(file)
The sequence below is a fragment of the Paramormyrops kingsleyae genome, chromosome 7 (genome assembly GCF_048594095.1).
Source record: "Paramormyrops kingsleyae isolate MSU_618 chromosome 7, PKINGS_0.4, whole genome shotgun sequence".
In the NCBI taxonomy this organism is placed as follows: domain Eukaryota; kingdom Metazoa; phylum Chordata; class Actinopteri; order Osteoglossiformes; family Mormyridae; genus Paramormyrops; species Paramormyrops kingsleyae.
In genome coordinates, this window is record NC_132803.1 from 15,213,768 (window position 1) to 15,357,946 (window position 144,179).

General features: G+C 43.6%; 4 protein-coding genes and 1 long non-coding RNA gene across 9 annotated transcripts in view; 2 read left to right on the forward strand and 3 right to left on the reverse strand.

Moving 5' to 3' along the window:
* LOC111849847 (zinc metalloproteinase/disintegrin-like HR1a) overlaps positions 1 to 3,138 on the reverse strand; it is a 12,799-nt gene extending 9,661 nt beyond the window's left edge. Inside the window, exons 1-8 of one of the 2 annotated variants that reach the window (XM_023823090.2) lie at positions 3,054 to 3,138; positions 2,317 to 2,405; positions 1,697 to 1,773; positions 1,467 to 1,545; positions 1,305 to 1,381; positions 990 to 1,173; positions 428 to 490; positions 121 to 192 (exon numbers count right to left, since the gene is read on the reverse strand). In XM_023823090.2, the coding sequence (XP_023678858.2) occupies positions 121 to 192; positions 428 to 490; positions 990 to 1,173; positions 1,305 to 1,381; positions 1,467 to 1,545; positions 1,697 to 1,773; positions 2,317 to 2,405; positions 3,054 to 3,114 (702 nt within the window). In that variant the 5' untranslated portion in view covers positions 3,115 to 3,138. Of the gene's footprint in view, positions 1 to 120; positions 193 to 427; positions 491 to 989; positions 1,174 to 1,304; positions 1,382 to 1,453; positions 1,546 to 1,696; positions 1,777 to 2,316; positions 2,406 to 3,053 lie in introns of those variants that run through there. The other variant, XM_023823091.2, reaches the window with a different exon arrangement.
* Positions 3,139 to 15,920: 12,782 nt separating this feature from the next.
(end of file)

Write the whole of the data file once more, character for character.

The sequence below is a fragment of the Paramormyrops kingsleyae genome, chromosome 7 (genome assembly GCF_048594095.1).
Source record: "Paramormyrops kingsleyae isolate MSU_618 chromosome 7, PKINGS_0.4, whole genome shotgun sequence".
In the NCBI taxonomy this organism is placed as follows: domain Eukaryota; kingdom Metazoa; phylum Chordata; class Actinopteri; order Osteoglossiformes; family Mormyridae; genus Paramormyrops; species Paramormyrops kingsleyae.
In genome coordinates, this window is record NC_132803.1 from 15,213,768 (window position 1) to 15,357,946 (window position 144,179).

General features: G+C 43.6%; 4 protein-coding genes and 1 long non-coding RNA gene across 9 annotated transcripts in view; 2 read left to right on the forward strand and 3 right to left on the reverse strand.

Moving 5' to 3' along the window:
* LOC111849847 (zinc metalloproteinase/disintegrin-like HR1a) overlaps positions 1 to 3,138 on the reverse strand; it is a 12,799-nt gene extending 9,661 nt beyond the window's left edge. Inside the window, exons 1-8 of one of the 2 annotated variants that reach the window (XM_023823090.2) lie at positions 3,054 to 3,138; positions 2,317 to 2,405; positions 1,697 to 1,773; positions 1,467 to 1,545; positions 1,305 to 1,381; positions 990 to 1,173; positions 428 to 490; positions 121 to 192 (exon numbers count right to left, since the gene is read on the reverse strand). In XM_023823090.2, the coding sequence (XP_023678858.2) occupies positions 121 to 192; positions 428 to 490; positions 990 to 1,173; positions 1,305 to 1,381; positions 1,467 to 1,545; positions 1,697 to 1,773; positions 2,317 to 2,405; positions 3,054 to 3,114 (702 nt within the window). In that variant the 5' untranslated portion in view covers positions 3,115 to 3,138. Of the gene's footprint in view, positions 1 to 120; positions 193 to 427; positions 491 to 989; positions 1,174 to 1,304; positions 1,382 to 1,453; positions 1,546 to 1,696; positions 1,777 to 2,316; positions 2,406 to 3,053 lie in introns of those variants that run through there. The other variant, XM_023823091.2, reaches the window with a different exon arrangement.
* Positions 3,139 to 15,920: 12,782 nt separating this feature from the next.